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David Wiggins Jr: Throw for Dough

By Baker Helton
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Written by: Denis Flaschner

In the public imagination, disc golf is often associated with crushing beers just as much as crushing discs. For decades the sport was more likely to conjure images of hippies partying in the woods than vigorous training or elite athleticism. 

From 2005-2015, David Wiggins Jr. led a new generation of players who shattered this perception. Through clips and videos scattered across the rapidly evolving internet landscape, his singular throwing style revealed what happens when you channel natural talent, focused practice and premier athleticism into a game that had long been thought of as just hucking plastic in the woods. 

His 360 maximum distance throw remains an athletic display befitting of an Olympic arena, and while we won’t be seeing the sport on that stage anytime soon, for now we have disc golf equivalent: Maple Hill Disc Golf Course in Leicester, Massachusetts. 

In 2015, he uncorked the sort of drive on hole 11 that captures the imagination and makes you wonder what is possible in our sport. While there are plenty of players out there who throw 360’s, Wiggins’ is in a class of its own. 

To begin he reaches the disc way behind his back, turning his torso against his forward momentum and pulling his eyes backwards. Completely blind for the remainder of the throw, a decade of accumulated muscle memory takes over. Thousands of reps, from the time he was a carefree four year old in High Point, North Carolina, are built into this throw.

In a move reminiscent of fellow New Orleanian Zion Willamson spinning through the lane and loading up for a dunk, Wiggins’ light footwork carries him into a dramatic hop-spin, where he hangs and rotates in mid-air for a brief moment.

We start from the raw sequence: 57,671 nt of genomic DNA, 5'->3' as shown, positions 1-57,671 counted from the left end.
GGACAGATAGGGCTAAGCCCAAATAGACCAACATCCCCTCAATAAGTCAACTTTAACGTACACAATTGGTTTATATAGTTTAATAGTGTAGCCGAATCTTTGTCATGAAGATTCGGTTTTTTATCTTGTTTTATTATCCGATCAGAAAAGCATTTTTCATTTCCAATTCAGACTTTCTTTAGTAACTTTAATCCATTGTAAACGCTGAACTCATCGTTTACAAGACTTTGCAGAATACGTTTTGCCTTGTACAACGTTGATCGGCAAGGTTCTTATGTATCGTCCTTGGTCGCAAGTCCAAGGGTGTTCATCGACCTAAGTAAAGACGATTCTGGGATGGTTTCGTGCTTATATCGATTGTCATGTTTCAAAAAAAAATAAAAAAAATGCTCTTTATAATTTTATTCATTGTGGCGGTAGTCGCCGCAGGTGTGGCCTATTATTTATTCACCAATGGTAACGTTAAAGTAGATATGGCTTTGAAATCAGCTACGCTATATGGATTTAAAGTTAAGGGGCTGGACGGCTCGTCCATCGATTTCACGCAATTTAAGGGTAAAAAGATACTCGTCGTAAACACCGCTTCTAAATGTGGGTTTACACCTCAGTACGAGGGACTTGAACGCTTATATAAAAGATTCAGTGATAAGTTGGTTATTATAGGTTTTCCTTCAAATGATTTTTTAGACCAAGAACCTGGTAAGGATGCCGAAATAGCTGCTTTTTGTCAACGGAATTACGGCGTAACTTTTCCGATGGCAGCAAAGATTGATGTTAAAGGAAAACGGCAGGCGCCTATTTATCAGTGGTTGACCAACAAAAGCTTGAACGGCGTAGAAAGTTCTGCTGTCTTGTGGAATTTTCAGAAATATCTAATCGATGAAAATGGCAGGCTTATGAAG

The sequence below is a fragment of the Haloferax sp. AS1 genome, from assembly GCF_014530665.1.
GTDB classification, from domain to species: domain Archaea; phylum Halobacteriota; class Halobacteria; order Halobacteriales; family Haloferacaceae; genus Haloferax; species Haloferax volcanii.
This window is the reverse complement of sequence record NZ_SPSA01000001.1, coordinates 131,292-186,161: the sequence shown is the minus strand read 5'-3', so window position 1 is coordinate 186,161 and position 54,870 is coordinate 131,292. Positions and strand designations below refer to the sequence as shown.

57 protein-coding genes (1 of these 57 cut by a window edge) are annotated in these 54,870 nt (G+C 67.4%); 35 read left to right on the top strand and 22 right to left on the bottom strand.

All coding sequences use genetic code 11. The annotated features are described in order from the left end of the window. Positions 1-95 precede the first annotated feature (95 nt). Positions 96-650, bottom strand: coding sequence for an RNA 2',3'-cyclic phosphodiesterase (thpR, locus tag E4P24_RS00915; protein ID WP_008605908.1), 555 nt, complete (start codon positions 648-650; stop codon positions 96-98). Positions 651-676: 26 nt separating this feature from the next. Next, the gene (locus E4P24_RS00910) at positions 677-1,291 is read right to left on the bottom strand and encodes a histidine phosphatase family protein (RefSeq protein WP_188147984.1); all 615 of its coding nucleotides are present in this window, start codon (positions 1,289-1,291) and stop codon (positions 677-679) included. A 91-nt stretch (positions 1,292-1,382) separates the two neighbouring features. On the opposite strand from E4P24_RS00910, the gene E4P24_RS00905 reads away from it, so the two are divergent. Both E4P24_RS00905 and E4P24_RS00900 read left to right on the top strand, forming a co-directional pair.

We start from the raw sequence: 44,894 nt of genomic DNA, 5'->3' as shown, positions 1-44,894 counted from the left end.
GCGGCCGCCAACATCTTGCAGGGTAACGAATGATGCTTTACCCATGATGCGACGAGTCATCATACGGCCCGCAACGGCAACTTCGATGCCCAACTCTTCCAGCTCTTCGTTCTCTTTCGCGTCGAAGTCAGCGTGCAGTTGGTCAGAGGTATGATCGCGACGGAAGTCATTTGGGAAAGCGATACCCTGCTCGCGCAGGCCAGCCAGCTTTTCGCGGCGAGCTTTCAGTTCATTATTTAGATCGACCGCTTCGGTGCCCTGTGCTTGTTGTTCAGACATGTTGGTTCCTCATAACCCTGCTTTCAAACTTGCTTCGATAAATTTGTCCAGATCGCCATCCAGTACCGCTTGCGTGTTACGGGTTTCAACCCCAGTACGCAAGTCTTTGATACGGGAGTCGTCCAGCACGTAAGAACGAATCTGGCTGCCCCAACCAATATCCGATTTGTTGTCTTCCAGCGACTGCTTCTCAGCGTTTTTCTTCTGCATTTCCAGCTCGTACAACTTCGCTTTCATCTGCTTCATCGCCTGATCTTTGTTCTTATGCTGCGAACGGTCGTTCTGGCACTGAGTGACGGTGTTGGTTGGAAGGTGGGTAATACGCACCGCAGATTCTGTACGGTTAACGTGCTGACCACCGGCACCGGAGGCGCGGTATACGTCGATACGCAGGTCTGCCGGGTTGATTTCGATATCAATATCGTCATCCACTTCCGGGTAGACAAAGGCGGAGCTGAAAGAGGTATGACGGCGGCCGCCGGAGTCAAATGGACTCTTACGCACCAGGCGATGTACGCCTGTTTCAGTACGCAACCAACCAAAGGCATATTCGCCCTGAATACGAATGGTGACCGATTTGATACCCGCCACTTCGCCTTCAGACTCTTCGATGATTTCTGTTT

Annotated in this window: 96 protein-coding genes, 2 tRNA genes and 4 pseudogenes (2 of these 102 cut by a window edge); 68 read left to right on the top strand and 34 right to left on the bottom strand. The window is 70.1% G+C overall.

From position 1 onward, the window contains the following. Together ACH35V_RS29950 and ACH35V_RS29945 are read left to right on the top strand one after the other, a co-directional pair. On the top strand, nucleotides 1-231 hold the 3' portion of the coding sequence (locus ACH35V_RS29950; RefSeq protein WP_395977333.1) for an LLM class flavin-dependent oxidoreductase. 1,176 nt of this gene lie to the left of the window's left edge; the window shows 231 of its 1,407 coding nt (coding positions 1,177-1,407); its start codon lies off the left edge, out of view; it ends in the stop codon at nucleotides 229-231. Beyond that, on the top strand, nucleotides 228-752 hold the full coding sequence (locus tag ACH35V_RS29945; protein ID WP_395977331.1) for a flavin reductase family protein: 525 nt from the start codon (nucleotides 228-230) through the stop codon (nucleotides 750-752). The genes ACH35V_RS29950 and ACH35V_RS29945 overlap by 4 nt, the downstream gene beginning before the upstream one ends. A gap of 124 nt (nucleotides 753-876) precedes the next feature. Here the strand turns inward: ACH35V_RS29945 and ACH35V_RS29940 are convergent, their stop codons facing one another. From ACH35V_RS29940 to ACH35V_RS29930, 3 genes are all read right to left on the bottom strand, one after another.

A light push-pivot on the left toe redirects his accumulated energy across the teepad and into the plant foot where, in super slow-mo, you can see energy ripple from the ground up as his body uncoils. 

The disc – which to this point has hovered loosely in the same spot as his body danced ahead – shoots forward with such rapid acceleration that it becomes invisible to the naked eye. His arm snaps across his body so fast it disappears. 


Once pulled through this shadow realm, the disc takes a towering ascent, and Wiggins emits a guttural grunt that accompanies his full body follow through. When the disc banks at an impossibly steep angle and pans across the sky, the astonished crowd emits a visceral reaction of their own, whooping and hollering in disbelief. 

They’ve witnessed a throw they’ve never seen before and may never see again. This is the David Wiggins Show, and it’s certainly worth the price of admission.

Not long after this tournament at Maple Hill, on the verge of entering his athletic prime, Wiggins walked away from the sport and left us all wondering, whatever happened to the longest thrower the sport has ever seen?

Like many of the biggest arms in the game, Wiggins was introduced to slinging discs at a young age. When his family moved to High Point, they had no idea the area happened to be a disc golf hotbed. 

His father soon stumbled upon a course in the neighborhood and put a disc in his 4-year-old son’s hands. As Wiggins says, it wasn’t long before what started as a fun way to “run some energy out of me,” turned into a “huge, monumental part of my life.” 

It was a combination of his father’s mentorship and the encouragement of the local community that put Wiggins on the path to world records and junior championship titles. North Carolina’s vibrant disc golf scene served as the perfect incubator for the future pro. Once they joined the local club, other players immediately took notice of the young gun. 

“They pushed us in a direction of the competitive aspect of the sport, looking into distance records and looking into the junior division. So that spurred the thought of maybe I should start going to compete in junior events.”